Many, many times, when we look at celebrities and think “yeah I want that life,” we don’t think about the fear, anxiety, depression, and misery that they are hiding. Whether their addiction is food, fame, sex, drugs, or alcohol, all addiction can kill if you aren’t careful and if your support system isn’t 100% behind what it is you’re trying to do.

For many people, mothers, fathers, aunts, uncles, cousins, and siblings, just get tired of watching people fall off the wagon. At a certain point people have to put up a hand and say “no, this is enough, I can’t watch this anymore,” and they walk away. There’s no shame in that, because honestly it’s not anyone’s job to save another person’s life, if that person doesn’t want to be alive anymore. There’s nothing you can do, but be there for them, WHEN THEY ARE WILLING TO LET YOU be there for them.

Why Do People Use?

Every single person who uses drugs as a habit is completely different, and all of their reasons although they may be similar, are completely different.

For some people, they pick up a joint at eight years old and by the time they are twelve, they’re addicted to meth. The drugs were never the problem for them, the drugs are a way of escaping the pain. The pain often caused, while on drugs, can do a massive number on a sober person’s brain. There are people I know who do heroine first thing in the morning before they go to their jobs or kiss their partner hello in the morning because it’s the only way they can function.

Other people never get to get married or have children, they spend their entire day being loaded, because it’s the only way they can function.

I knew a man who EVERY SINGLE TIME, he tried to get sober, would have massive seizures that sent him to the hospital. We gave him food, and clothing, we gave him the option of recovery homes, and in all honesty, for him, it was just too painful to try and get sober after more than 50 years on the street, addicted to drugs and booze.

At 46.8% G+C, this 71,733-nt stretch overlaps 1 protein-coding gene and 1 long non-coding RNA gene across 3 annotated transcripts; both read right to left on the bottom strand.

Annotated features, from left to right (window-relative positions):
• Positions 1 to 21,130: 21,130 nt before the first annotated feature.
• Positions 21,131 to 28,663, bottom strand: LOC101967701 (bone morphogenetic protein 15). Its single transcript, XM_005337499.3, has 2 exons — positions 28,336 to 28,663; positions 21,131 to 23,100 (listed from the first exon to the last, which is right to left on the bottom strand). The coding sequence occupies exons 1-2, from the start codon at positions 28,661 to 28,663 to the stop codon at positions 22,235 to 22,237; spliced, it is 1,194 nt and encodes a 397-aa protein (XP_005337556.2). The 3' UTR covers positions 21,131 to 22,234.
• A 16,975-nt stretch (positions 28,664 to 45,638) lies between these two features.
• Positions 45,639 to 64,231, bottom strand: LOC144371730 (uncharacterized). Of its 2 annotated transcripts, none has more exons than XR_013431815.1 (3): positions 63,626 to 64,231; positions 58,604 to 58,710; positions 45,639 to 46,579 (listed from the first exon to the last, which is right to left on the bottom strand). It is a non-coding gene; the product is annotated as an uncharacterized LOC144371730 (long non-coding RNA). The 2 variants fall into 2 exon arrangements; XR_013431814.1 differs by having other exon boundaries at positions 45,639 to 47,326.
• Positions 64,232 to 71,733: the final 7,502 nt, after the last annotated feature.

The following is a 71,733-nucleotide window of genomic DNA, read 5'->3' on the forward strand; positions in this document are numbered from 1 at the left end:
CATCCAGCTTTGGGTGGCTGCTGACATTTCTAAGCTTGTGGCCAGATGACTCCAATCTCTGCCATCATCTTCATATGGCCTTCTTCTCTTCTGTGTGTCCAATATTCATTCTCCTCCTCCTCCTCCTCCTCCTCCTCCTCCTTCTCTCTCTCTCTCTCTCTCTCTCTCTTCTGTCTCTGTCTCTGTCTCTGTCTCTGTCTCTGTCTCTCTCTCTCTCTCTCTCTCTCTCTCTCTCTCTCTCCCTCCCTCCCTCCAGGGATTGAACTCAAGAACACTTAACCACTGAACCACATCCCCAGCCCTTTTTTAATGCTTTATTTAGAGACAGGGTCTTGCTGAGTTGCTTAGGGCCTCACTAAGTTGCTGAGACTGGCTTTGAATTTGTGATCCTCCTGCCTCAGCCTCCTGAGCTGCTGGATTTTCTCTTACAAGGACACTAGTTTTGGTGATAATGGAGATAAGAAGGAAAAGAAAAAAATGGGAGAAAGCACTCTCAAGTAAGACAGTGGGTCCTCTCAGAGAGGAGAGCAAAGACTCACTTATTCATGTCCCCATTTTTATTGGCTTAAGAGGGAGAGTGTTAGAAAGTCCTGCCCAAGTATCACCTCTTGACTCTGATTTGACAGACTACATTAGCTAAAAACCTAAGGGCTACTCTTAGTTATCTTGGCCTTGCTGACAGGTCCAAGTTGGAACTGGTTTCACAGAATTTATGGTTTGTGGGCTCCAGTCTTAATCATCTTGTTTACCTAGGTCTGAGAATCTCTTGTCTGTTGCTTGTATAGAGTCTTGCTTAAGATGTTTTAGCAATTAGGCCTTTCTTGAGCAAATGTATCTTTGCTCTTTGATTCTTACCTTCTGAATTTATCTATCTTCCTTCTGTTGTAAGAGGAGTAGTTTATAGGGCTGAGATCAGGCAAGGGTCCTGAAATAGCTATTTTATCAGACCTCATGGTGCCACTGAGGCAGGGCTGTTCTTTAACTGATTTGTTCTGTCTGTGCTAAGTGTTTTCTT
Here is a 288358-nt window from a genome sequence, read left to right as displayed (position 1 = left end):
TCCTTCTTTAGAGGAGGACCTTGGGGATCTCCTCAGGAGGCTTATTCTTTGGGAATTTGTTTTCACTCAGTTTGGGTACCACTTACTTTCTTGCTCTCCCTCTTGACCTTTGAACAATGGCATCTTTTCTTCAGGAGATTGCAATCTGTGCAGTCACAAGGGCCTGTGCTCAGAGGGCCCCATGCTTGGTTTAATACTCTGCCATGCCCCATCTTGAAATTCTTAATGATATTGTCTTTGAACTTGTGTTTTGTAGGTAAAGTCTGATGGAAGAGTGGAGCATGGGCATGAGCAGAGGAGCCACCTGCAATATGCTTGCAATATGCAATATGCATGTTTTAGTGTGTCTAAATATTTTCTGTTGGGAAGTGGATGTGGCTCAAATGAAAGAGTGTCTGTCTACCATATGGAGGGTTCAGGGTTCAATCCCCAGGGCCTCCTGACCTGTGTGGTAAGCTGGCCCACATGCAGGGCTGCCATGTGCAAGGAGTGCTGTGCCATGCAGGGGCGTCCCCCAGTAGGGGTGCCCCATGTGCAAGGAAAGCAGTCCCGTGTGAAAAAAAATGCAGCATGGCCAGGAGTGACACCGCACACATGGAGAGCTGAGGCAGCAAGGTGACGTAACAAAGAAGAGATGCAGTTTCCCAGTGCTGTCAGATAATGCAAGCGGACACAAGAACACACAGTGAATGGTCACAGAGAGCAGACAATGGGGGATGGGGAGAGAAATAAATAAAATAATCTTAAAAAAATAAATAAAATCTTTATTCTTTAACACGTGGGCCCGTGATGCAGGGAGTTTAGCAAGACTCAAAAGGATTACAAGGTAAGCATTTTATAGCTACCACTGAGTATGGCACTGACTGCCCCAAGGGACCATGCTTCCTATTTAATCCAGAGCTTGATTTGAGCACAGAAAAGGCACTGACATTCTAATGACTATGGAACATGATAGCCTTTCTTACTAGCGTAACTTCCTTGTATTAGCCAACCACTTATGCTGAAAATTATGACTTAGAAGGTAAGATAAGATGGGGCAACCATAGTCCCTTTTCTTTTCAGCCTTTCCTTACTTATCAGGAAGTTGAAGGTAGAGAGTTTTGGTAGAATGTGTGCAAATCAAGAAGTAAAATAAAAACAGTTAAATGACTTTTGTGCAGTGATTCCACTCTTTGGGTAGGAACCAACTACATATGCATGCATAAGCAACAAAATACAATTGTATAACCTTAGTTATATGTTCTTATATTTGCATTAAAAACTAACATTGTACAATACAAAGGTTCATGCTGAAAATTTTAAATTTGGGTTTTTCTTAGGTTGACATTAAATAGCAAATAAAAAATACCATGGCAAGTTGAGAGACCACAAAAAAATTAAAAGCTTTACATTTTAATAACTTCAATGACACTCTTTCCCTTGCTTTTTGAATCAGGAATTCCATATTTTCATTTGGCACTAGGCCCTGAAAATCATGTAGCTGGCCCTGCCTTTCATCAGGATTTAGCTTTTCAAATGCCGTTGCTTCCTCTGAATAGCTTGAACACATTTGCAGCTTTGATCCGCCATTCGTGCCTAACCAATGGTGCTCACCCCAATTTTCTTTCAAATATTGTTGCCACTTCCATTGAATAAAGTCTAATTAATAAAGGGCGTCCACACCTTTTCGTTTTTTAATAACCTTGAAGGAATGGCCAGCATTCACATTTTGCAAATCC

Another fell off a ladder and hit his head, never used drugs before that, but after that became a totally different person because drugs helped the pain he refused to talk about.

The reasons are endless, not all of them are because of rape, torture, and spiritual trauma. The worst I’ve seen are Indigenous folk who were berated by Christian rhetoric before being dropped at a recovery home, where they didn’t stay because they were so afraid of having to deal with more “if you just read the bible and follow God, all will be okay.

In short, people use it for a variety of reasons, but most of those reasons do include some kind of trauma that the drugs and alcohol help them to escape from, at least for a short time.

The Point I’m Making

If you are living on the streets, or in a forest, or in a hotel, and you aren’t using drugs then you’re praised, because you’re “so strong,” but the moment you pick up so much as a joint, everyone turns their nose down at you because too many people weed is a gateway drug. For many, many people around the world, their addiction to harder drugs started with the seemingly harmless use of cannabis.

For SOME people, cannabis is a genuine medication, myself included, but that doesn’t change the fact that I feel the stigma and hatred of those who see me as a drug addict, because I use cannabis to help me get through the day.

So again, what works for one person, ie weed, doesn’t work for another person. I personally can smoke a joint and be perfectly content, I may even add a glass or bottle of wine and be perfectly fine to get up and go to work the next day.

For other people, a simple toke can send them to the darkest shadowy corners of the world, looking for something harder.

In Order To Understand How I Can Choose Weed Over Heroin, You Also Have to Understand The Work That Led Me To Safe Decision Making Patterns

Every human being makes decisions differently. Some humans choose to make choices that are best for their best chance of survival, and others choose what is best at the moment.